The Secretary of State for Health and Social Care Matt Hancock has announced a new NHS maternity package for England. Mothers and new babies will be offered better support through measures aimed at improving safety, quality and continuity of care.
The plans are backed by the funding increase of £20.5 billion every year by 2023 to 2024 for the NHS in England.
Commenting in response, Professor Lesley Regan, President of the Royal College of Obstetricians and Gynaecologists (RCOG) said:
“We very much welcome the Government’s announcement of a new maternity package as part of the NHS Long Term Plan. This will help to ensure that the NHS is the safest place for women to give birth and for babies to have the best possible start in life.
“The maternity package will pave the way forward for improved, personalised care for women during their pregnancy and after birth. It is an important step towards further improvement of our maternity and neonatal services, with significant long term benefits for women and their families in this country.
“The strong emphasis on reducing the number of stillbirth and neonatal deaths echoes the major focus of RCOG’s Each Baby Counts clinical programme, which has identified that nearly three-quarters of cases are due to a complex, potentially avoidable set of factors.
“Recent funding for Each Baby Counts Learn and Support will enable recommendations from our initiative to be rolled out in local maternity units across the country. Furthermore, the Government’s focus on increasing pre-term birth prevention specialists will provide more targeted care for women at risk of pre-term births.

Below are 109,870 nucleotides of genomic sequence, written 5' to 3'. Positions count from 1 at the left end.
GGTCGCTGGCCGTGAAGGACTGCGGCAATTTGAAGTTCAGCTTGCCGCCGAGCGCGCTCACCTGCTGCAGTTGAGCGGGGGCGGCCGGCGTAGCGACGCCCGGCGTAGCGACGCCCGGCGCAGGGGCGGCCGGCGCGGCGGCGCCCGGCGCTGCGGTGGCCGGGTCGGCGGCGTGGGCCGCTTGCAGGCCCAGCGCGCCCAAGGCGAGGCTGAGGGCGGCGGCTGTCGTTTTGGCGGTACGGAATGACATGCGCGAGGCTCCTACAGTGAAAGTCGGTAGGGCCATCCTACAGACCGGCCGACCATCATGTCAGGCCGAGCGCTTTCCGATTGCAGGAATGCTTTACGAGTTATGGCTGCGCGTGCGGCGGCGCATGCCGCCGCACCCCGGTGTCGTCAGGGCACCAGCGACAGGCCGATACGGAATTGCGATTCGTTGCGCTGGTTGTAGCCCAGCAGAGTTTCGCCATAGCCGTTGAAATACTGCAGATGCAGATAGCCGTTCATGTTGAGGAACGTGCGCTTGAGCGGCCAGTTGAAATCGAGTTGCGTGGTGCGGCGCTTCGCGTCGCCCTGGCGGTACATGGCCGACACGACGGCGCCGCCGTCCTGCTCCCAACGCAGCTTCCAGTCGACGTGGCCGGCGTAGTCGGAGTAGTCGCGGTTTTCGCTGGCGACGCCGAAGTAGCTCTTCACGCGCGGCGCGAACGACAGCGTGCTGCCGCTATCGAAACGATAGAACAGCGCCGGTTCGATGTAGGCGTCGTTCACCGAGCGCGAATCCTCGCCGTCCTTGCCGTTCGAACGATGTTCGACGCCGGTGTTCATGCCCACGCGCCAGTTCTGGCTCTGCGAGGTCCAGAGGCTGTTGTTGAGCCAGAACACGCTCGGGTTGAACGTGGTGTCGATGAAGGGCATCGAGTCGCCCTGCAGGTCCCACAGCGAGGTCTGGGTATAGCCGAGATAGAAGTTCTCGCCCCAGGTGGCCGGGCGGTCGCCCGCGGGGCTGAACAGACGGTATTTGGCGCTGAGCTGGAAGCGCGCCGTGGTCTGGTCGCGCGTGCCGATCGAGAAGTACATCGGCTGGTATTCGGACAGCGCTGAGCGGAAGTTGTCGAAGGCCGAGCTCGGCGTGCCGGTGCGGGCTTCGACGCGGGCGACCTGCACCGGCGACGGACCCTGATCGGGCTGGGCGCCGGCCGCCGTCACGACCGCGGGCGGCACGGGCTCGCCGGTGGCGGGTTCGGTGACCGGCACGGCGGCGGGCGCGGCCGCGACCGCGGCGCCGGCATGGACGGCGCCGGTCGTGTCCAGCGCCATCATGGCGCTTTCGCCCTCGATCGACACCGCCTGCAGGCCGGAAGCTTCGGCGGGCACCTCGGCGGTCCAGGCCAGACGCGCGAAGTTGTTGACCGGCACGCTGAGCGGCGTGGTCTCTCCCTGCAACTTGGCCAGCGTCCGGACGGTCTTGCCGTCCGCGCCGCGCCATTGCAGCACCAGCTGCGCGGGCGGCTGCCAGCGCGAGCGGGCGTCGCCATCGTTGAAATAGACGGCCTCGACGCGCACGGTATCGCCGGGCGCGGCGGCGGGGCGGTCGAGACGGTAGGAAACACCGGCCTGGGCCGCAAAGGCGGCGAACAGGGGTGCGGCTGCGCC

“The RCOG also welcomes the piloting of digital maternity records to improve continuity of care, together with the drive to ensure that women with incontinence are offered post-natal physiotherapy. This common complication of child birth affects one third of women after delivery and can cause serious damage to a mother’s quality of life.
“We look forward to working with the Government, NHS providers and our collaborative partners, in particular the Royal College of Midwives, to ensure multi-disciplinary team working in order to deliver the very best care for women, their babies and families.”
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The latest Each Baby Counts report, published in November 2018, found that different care might have led to a different outcome in almost three quarters of stillbirths, neonatal deaths and severe brain injuries across the UK in 2016. A number of recommendations are made to improve care on a national level.
Each Baby Counts: Learn and Support is a three-year partnership between the Royal College of Obstetricians and Gynaecologists and the Royal College of Midwives, supported and funded by the Department of Health and Social Care, that will work with a number of local maternity units to support multi-professional learning and clinical leadership, improve joint working and drive innovation from within the NHS.
The National Maternity and Perinatal Audit is a large scale audit of NHS maternity services in Britain. It evaluates a range of care processes and outcomes in order to identify good practice and areas for improvement in the care of women and babies. It is a collaboration between the Royal College of Obstetricians and Gynaecologists, the Royal College of Midwives, the Royal College of Child Health and Paediatrics and the London School of Hygiene and Tropical Medicine.
About the RCOG
The RCOG is a medical charity that champions the provision of high quality women’s healthcare in the UK and beyond. It is dedicated to encouraging the study and advancing the science and practice of obstetrics and gynaecology. It does this through postgraduate medical education and training and the publication of clinical guidelines and reports on aspects of the specialty and service provision.